I am ready for COVID-19 to be in the past and start what’s next, how about you?! I have a feeling I’ll be like George from the classic Christmas film, It’s a Wonderful Life, when he realizes everything is back to normal and he runs through his hometown of Bedford Falls thanking God and yelling jubilantly, “Merry Christmas!” One of the things that George learns from his time in “The Middle” is to be content with life. He finds himself grateful for the inconveniences and difficulties of life because, after all, he has the gift of life!
The apostle Paul was so good at living life in “The Middle”. Paul was educated, a Roman citizen, and ended up preaching the gospel to the Gentiles. He was betrayed by former believers and false teachers, shipwrecked, beaten, and shackled. In fact, he wrote the majority of the New Testament from prison! While he was in “The Middle” of all of this, he was telling the church to love others, respect the government, and grow in the fruit of the Spirit. Through all the hardships of his life, Paul was able to find contentment in God.
It is hard to live a life of contentment. We live in a culture that is constantly telling us that we are not enough and to always pursue the next level of life: the next house, next car, next job, next pay raise, next “insert word here”. Jesus tells us in Matthew 6 not to worry about our life but seek His kingdom. This season of life has forced us all to slow down and evaluate our life. The other day I was listening to NPR and they were interviewing Oklahoma senator James Lankford. I was half listening but at the end of the interview they asked a question that got my attention. They asked the senator what he will miss about this time of quarantine when we get back to a more normal schedule. Because of the mood I was in that day, I would have said, “I won’t miss anything.” But Lankford said he would miss much. “I will really miss the time with my family,” he said and talked about having dinner each and every evening with his kids.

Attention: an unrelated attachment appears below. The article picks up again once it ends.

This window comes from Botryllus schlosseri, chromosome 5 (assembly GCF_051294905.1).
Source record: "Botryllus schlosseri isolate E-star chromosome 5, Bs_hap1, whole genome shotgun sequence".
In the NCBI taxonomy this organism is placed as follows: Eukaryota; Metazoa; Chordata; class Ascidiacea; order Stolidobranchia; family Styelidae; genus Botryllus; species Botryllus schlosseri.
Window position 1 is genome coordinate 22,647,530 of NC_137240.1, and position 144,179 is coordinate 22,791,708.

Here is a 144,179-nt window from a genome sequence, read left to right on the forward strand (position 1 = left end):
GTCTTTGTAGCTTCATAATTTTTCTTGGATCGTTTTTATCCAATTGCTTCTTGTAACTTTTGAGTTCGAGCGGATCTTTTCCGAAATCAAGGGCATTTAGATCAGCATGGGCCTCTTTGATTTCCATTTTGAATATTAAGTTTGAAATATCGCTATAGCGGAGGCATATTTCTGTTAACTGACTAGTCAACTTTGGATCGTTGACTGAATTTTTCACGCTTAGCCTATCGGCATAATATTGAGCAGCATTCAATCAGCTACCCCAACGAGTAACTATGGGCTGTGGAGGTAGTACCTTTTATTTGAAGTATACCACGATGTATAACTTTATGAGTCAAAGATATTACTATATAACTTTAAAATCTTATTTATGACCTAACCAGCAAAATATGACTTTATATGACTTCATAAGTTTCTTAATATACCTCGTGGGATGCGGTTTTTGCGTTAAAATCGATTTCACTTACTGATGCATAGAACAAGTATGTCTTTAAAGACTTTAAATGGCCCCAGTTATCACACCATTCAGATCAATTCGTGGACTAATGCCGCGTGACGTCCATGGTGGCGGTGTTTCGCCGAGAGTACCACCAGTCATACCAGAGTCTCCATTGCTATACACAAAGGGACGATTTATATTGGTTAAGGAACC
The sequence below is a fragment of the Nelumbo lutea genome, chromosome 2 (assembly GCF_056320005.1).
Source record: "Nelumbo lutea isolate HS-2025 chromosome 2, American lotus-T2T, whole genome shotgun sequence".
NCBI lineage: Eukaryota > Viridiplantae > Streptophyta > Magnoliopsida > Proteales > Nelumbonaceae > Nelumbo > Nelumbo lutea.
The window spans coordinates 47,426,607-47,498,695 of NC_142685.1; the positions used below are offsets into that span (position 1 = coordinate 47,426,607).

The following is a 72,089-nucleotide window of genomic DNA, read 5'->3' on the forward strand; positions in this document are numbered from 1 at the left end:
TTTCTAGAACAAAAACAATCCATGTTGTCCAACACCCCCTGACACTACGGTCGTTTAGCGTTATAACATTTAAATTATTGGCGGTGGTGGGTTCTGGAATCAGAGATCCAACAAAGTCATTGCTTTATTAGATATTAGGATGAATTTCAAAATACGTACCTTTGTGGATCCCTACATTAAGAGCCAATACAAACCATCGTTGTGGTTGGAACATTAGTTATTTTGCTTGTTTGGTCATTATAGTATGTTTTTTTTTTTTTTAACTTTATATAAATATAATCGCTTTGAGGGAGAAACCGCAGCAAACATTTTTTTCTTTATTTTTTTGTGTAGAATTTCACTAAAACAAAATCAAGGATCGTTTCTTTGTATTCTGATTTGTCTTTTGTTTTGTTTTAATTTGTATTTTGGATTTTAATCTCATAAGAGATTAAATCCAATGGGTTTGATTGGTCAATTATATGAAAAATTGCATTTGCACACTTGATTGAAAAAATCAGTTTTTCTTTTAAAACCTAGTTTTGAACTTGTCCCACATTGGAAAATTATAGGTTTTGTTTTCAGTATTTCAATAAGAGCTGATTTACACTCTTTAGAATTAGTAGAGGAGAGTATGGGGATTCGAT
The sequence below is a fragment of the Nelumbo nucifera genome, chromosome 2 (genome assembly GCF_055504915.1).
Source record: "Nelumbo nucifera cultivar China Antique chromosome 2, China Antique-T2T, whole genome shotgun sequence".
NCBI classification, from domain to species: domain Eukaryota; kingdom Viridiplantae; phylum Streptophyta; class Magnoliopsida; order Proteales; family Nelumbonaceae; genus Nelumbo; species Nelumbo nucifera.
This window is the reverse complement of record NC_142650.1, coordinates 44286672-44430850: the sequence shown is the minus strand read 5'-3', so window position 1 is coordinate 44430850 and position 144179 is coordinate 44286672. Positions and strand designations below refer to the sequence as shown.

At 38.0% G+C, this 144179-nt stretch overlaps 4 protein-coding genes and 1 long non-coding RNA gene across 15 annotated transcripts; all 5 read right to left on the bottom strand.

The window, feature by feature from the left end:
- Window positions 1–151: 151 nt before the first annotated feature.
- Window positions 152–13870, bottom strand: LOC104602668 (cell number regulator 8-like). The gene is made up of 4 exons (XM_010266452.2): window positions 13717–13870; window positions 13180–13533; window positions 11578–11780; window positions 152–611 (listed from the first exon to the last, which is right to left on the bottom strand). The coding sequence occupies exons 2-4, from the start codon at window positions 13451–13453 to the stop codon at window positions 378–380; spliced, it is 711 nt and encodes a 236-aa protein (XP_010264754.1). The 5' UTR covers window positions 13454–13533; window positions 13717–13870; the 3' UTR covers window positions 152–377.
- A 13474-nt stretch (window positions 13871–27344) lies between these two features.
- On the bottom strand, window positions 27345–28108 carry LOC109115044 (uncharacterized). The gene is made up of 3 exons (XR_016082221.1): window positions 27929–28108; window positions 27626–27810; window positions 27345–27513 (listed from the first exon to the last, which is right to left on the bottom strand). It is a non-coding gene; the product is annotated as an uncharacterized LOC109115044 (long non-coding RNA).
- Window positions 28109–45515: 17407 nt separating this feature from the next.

In order to be content in our lives we need to first seek God and His kingdom. This means when we are done with “The Middle” and when we return to “normalcy,” there are things that we need to learn from this time. Take a moment and list three things that you have started during this time that you want to keep. Maybe it is family dinners, game nights, daily walks or family devotions. What did this time force you to do that has made you a better person? When we focus on the things in life that add value we are more content and can grow closer to God.
How we respond when we are in “The Middle” of something is vital. We can learn from Paul to be people who are content–not in our circumstances, but in the God we know and live for. Our faith, hope, promises, salvation, and contentment won’t come from ourselves, other people, or our situations. It comes from a personal God who created and loves us.
George Bailey learned a hard lesson in “It’s a Wonderful Life” from living in “The Middle”. What have you learned?
P.S. I’m starting a new blog series next week called, “Raise Them Up.” This four-week blog emphasizes the important role parents and influential adults play in helping disciple and raise children who love and follow the Lord. The stories and instruction from Scripture teach us what not to do, what to do, and how to trust God—not only in our own lives but with the lives of our children too.